What Did I Learn in Communication Class

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 Communication is “the collaborative process of using messages to create and participate in social reality.” (Edwards, Edwards, Wahl, and Myers, 2016). Throughout my time in communication, I have learned so many new ways to communicate. We have focused our time on discovering the ways of the communication world. So, what I learned in communication class. We’ve learned about the evolution of communication to the different aspects of communicating. Along with this, comes perception, intercultural communication, and public speaking which will be the focus of my essay. I will also address my evolution in communication amongst interpersonal relationships, small groups, and public speaking which I will address first.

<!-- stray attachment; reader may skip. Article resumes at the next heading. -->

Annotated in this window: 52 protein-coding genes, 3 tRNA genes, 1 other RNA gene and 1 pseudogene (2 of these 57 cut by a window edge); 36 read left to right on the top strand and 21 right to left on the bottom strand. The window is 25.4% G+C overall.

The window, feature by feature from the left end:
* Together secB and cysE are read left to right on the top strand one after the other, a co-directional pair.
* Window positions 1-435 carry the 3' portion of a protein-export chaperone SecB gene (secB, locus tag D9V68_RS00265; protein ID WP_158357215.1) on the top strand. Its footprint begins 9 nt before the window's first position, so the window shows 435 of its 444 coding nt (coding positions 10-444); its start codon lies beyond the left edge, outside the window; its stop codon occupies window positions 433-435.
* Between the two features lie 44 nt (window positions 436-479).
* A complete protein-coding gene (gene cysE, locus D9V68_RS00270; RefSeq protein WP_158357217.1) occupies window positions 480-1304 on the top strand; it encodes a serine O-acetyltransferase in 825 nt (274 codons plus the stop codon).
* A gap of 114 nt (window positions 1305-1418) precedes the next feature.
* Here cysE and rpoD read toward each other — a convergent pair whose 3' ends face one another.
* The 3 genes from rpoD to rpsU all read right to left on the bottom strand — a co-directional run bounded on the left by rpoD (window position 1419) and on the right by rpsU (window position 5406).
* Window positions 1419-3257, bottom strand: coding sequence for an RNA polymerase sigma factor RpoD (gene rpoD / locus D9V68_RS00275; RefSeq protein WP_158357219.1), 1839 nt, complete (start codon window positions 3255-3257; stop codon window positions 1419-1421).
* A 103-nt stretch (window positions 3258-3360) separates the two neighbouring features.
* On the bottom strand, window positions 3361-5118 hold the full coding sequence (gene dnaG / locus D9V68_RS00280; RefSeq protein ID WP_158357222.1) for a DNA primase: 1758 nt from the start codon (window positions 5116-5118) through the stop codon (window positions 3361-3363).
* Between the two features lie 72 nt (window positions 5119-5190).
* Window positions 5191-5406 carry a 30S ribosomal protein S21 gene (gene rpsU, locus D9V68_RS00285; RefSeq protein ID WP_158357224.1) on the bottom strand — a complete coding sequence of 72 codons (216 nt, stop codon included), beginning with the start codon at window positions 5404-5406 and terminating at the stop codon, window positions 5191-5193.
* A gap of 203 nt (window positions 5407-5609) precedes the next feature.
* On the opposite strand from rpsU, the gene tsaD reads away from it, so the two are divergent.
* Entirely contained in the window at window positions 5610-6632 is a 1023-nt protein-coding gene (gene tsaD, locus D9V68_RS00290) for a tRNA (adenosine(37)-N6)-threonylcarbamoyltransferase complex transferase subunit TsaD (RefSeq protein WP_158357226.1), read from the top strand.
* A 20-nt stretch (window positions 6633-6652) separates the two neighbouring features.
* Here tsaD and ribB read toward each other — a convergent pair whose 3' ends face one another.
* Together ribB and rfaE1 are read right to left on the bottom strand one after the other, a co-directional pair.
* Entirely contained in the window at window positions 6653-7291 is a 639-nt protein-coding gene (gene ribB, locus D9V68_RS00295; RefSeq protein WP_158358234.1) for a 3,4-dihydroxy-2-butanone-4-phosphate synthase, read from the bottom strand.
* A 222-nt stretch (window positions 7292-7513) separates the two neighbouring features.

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First, let me begin by saying that I’ve always been a person who has been involved in extracurriculars that required communication. I’ve had to perform while singing in front of a large group and also attend important meetings. From musicals to being the president of the student council, the elements of communication have always been vital. However, coming into this class, I have learned that I do not always communicate effectively. Within interpersonal relationships, I have learned the importance of listening vs hearing. More often than not, we are hearing and not listening. This is because many distractions can prohibit you from truly listening to someone. Listening as described in the book is “an active process of receiving and understanding messages received.” (Edwards et al., 2016). I’ve made it my new mission to make sure that I’m actively listening to conversations with my friends. I know the importance of being listened to because I want the same for myself. Whenever I am talking to someone I cancel out as many distractions as I can, like my phone. Starting the volunteer club at Park University has forced me to understand small group communication to achieve our goals. Communicating effectively within a small group is important so everyone is on track and can contribute to the group. I used to take on all the stress alone but I have found that if I’m communicating the needs of the group then people are willing to help out and I’m less stressed. When it comes to public speaking, this class has grown my confidence. I, now, know the different elements of public speaking such as eye contact, transitions, and body language. These all contribute to your speech because they can keep the audience engaged and show that you are focused and interested in your topic. I used to get super nervous before speaking but over time my nerves have settled because I’m becoming familiarized with effective public speaking methods. I am aware of my body language, use transitions to keep a good flow and try to make contact to show that I am knowledgeable about my topic.